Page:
• The drop/release of the pickleball on your serve must be visible to both the receiver and, if the game is officiated, the referee. If the pickleball is not visible to the receiver and/or referee at the time of the drop/release, then a replay must be called prior to the return of serve. Again, if the drop/release is not visible, a replay will result (rather than a fault and a loss of serve). Further, a replay is not called prior to the return of the serve, then the point plays on!
      • If you fail to drop or release the pickleball in accordance with the pickleball serve rules (in other words, by aiding the pickleball by some force other than gravity, such as by throwing down or tossing up the pickleball), then you will have committed a fault and you will lose your serve.
      • There is no restriction on how many times you may drop or release the pickleball. For instance, if you drop the pickleball and the pickleball takes a strange bounce, then simply catch the pickleball and re-drop. However, remember that you only have 10 seconds after calling the score to hit your serve. Further, once you make contact with the pickleball with your paddle, there are no more re-drops, re-releases, or other do-overs on your serve.
      • There is also no restriction on where the pickleball may land on your drop or release for your drop serve. This means that your drop or release of the pickleball could land on the baseline, sideline, centerline, or even in the pickleball court, as long as you comply with the basic pickleball serve rules for foot placement.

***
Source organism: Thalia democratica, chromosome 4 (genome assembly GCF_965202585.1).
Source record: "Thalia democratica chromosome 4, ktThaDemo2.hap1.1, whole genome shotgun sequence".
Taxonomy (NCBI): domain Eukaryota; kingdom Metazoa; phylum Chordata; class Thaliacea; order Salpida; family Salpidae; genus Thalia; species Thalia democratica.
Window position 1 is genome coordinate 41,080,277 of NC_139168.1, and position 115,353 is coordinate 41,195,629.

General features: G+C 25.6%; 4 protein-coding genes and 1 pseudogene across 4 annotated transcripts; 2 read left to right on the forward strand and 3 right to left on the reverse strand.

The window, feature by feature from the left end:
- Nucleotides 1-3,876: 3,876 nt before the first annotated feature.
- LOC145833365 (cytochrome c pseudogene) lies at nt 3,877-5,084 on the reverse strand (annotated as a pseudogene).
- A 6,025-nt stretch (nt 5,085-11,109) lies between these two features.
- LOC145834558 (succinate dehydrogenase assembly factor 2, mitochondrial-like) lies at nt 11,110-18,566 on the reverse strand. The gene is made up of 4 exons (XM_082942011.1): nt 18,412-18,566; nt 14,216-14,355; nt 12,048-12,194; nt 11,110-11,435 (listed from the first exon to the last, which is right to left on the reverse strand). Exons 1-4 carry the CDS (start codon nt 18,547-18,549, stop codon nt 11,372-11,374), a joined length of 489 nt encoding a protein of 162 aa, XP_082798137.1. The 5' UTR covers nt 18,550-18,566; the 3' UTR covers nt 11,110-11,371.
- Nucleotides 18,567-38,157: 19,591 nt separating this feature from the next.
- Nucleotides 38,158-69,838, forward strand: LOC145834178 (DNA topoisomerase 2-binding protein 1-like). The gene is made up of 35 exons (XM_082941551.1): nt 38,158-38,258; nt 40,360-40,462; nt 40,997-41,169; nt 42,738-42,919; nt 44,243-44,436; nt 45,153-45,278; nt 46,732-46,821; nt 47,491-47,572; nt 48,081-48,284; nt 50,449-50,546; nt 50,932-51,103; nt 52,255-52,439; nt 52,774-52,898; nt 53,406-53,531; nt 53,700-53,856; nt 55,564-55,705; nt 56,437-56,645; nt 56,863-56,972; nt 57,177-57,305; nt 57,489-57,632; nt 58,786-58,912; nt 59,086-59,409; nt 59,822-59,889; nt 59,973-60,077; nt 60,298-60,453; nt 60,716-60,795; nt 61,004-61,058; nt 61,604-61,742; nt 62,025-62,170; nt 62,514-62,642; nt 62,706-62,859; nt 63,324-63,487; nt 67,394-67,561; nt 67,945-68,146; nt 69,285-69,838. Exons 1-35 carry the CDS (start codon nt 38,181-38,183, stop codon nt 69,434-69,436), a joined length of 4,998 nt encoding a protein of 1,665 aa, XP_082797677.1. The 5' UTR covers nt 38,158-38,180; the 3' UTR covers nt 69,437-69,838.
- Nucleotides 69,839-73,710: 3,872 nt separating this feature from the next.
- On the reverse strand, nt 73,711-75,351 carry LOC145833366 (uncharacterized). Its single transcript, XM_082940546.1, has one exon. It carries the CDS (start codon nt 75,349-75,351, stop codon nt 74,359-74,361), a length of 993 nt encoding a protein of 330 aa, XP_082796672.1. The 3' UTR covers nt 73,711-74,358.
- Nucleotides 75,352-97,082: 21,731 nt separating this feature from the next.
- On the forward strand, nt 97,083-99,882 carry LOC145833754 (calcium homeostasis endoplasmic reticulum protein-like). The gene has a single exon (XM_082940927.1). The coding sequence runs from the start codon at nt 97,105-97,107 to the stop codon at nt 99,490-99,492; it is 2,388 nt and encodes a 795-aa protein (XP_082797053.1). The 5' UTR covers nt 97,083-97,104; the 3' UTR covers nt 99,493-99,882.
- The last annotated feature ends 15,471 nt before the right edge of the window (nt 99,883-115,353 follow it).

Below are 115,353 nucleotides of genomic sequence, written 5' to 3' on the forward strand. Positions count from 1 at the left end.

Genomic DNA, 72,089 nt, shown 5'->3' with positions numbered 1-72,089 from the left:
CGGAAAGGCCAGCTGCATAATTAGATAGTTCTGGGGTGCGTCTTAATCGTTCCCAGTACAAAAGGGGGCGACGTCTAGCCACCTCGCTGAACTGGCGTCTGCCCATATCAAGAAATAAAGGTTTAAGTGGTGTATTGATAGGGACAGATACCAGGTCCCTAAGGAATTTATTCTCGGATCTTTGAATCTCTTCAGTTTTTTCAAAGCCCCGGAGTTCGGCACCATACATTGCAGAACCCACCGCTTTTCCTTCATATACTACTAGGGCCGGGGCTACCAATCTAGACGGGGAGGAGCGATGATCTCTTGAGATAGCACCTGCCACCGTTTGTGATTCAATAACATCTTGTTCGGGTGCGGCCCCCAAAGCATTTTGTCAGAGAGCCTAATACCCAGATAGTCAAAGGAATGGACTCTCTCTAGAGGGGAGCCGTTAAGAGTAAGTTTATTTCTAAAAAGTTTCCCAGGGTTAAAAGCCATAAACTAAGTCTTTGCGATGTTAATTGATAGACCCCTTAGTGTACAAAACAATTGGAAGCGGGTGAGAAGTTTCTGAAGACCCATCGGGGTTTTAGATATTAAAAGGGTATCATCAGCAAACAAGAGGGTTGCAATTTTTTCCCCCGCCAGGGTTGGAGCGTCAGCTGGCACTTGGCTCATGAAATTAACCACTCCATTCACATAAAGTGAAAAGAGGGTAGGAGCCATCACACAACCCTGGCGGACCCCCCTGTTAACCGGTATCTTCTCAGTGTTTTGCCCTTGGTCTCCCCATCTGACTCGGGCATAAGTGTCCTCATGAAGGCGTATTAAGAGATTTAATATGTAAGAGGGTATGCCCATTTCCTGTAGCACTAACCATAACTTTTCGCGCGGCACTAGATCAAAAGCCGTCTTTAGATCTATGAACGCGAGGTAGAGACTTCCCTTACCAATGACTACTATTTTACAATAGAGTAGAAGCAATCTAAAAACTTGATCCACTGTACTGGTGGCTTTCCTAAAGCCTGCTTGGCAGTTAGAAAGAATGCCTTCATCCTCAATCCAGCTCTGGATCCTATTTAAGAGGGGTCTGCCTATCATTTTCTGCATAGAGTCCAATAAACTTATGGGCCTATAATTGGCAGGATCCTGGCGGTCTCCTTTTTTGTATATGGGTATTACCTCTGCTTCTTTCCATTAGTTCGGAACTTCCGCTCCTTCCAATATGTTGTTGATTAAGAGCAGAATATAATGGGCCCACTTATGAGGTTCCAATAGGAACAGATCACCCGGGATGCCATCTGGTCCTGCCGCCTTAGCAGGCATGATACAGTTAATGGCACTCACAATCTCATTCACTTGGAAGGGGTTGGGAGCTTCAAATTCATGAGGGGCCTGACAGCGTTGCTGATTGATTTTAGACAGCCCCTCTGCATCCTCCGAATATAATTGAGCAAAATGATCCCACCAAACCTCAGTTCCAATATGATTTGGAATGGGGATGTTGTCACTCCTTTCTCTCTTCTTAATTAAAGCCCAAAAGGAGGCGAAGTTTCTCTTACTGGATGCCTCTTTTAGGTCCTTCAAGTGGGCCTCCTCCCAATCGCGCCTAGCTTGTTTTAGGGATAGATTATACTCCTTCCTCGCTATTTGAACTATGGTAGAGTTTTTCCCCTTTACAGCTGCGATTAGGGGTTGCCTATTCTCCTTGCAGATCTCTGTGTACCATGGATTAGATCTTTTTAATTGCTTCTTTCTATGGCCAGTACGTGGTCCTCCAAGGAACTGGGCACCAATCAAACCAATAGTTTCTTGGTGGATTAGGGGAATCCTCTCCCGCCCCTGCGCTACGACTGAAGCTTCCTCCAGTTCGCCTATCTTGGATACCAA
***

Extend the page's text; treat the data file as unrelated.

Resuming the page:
• Lastly, if you are trying to use the pickleball drop serve, but the pickleball is just not cooperating with you and is taking strange bounces, you can always switch to the pickleball volley serve, or vice versa. However, remember that you only have 10 seconds after calling the score to hit your serve on the pickleball court.
      Volley Serve Versus Drop Serve | Pickler Pickleball

        

      When to Serve the Pickleball

      You may not serve the pickleball until the entire score is called (in other words, all three digits during doubles pickleball play, or both two digits during singles pickleball play). Stated another way, you may not make contact with the pickleball on your serve until the entire score is called – otherwise, you would have committed a fault.